I think there is a spice cake on my radar for this week.

A Bad Way to Ruin a Good Day

First, the pizza pictures. This is the before picture:

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The ingredients: tomatoes, anchovies, smoked ham, onion, mushrooms, garlic and black olives. Thereafter sprinkled generously with dried thyme and oregano (cheese not pictured).

 

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Finished. (Yes, someone in the family always insists on those icky green things)

The pizza was fabulous, though I had to make it in a rush.
(The dough is easy, btw: 300g of flour, 150 ml of water, some salt, some yeast and 3 tbsp of olive oil – stir together, cover and let rest for a few hours before kneading just a bit and rolling it out. It’s no fuss, really)

I got off to a very productive start yesterday morning, having done a lot outside. At 10 a.m., I went into the house, and noticed that one of my external aquarium filters was apparently no longer working on full speed. Having noticed lately that the head gasket of said filter appeared to be aging (this manifests itself in that the filter begins to leak water the moment you unplug it) I decided to clean the filter, and give the head gasket a good greasing, which often helps a bit.

Reconnected the filter. It was now leaking water even when plugged in. Spent a few hours trying to fix it somehow, soaking 5 different towels to soak up water in the old oven pan that the filter stands in (to pick up excess water in an emergency). Somewhere near noon, extremely exasperated, I disconnected it and placed it out on the porch in a very non-gentle way, meaning to run over it with the car later on in the day.

I was talked into sense by another fellow human being, tried an old head gasket I still had lying around, and reconnected the filter. It was still leaky. So, after lunch, I drove 15 miles  to the same pet store I had been to on Friday for something completely different and purchased a new head gasket. Installed it, connected the filter, and it was still leaky. By now, it was four in the afternoon and I had enough. Didn’t care. Was thinking of putting the pump in a huge bucket to empty regularly. Couldn’t be bothered. My back screaming at me from heaving the 8 kg monster in and out of the cabinet all day.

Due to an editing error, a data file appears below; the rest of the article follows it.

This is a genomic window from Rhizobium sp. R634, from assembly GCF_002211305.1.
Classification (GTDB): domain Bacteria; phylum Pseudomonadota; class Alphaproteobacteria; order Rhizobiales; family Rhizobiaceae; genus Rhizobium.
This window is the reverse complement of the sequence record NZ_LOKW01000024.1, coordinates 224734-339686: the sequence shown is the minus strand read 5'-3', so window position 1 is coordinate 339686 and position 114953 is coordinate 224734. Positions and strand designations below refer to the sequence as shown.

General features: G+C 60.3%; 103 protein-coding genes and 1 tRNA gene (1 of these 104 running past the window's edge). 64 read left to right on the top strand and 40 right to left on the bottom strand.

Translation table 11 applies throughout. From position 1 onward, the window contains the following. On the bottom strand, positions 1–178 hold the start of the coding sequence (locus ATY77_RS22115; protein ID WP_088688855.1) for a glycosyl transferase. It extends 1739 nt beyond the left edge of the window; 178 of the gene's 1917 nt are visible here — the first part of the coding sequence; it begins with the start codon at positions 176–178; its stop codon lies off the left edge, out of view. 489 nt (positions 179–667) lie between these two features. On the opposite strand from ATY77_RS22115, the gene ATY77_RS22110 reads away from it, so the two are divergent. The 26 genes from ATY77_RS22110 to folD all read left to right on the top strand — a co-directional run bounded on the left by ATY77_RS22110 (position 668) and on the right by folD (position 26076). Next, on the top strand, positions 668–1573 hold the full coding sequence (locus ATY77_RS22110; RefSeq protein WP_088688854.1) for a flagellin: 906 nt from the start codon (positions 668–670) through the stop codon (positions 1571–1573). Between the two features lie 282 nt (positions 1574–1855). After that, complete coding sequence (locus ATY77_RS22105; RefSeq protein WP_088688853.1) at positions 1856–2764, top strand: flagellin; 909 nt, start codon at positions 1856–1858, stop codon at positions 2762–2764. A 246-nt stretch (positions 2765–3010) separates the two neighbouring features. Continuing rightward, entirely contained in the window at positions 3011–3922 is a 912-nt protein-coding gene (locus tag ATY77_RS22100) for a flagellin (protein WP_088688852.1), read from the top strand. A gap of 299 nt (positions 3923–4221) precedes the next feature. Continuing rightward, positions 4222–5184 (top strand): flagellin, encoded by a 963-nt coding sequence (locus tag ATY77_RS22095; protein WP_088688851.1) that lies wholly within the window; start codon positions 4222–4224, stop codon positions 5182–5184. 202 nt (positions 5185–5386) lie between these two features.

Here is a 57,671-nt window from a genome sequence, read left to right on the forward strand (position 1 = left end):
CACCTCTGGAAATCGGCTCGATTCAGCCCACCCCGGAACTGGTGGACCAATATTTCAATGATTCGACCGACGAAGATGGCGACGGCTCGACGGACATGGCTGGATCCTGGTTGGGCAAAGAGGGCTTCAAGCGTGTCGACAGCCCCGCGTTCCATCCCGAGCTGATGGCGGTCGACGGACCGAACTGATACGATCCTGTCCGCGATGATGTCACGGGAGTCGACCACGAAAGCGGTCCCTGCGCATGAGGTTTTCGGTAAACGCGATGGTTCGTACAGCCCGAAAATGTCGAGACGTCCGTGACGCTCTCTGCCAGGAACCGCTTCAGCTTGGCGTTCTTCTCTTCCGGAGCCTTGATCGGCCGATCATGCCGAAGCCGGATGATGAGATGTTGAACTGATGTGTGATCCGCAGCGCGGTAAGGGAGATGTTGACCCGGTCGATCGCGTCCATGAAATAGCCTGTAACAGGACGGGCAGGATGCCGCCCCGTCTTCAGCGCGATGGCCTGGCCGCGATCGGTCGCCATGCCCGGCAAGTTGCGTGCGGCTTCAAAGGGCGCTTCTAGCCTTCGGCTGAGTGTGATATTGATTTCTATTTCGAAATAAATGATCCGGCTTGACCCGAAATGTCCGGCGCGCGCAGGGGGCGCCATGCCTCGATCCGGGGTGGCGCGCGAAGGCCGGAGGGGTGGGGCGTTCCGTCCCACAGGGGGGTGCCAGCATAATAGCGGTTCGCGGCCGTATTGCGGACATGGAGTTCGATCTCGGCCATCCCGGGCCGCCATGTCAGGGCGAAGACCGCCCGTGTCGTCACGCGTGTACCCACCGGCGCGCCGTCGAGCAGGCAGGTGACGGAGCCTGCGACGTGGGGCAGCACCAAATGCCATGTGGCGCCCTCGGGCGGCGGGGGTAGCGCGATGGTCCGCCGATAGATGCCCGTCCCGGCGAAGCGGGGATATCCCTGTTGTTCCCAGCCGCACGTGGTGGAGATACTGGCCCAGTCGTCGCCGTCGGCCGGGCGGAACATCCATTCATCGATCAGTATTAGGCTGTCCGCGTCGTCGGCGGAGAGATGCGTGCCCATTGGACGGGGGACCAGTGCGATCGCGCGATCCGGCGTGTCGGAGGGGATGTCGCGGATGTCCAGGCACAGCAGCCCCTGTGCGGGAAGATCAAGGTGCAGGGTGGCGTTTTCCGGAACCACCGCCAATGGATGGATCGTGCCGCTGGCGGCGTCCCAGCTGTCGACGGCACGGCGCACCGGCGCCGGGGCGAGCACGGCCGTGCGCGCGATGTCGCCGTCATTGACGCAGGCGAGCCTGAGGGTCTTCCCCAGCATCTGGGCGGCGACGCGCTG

Common sense, of course, won me over eventually. I disconnected it and emptied it and examined it. Apparently, when I slammed it onto the porch in a heave of anger, I caused it to get a crack on the bottom of the canister, which was now causing the leak.

Thankfully, there are inventive and helpful fellow humans with sodering irons and magic pasty stuff who can seal such cracks.

At 7.30 p.m. the filter was reconnected and is now running without leaks.

What a way to waste a perfectly good Saturday.

But, the pizza was good.

Bread

I’ve always felt that baking bread comes close to a ritualistic, spirital experience. There is something about the process of turning flour, water, salt and yeast into our daily bread that I find very appealing and satisfying.

Additionally, I find it disquieting that most german beers have been found to contain levels of glyphosate (a herbicide that will hopefully be banned from further use in the EU in the next few months). I don’t even want to think about the possible glyphosate levels in normal grain products, I’ve taken to baking exclusively with organic flour. No one on this earth can tell me that the cancer levels we are presently dealing with have no correlation to the amounts of herbicides, pesticides and chemical additives in our foods.

So, on Friday, I stirred up some bread dough and let it stand overnight, to let the yeast and the glutens do their work (which practically eliminates the process of endless kneading), and yesterday I made a loaf, let it rise and baked it.

(The outside of the loaf is sprinkled lightly with garlic salt, and heavily with dried oregano and thyme).

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The recipe is a very simple one that I am more than happy to share with anyone who wants to give it a try.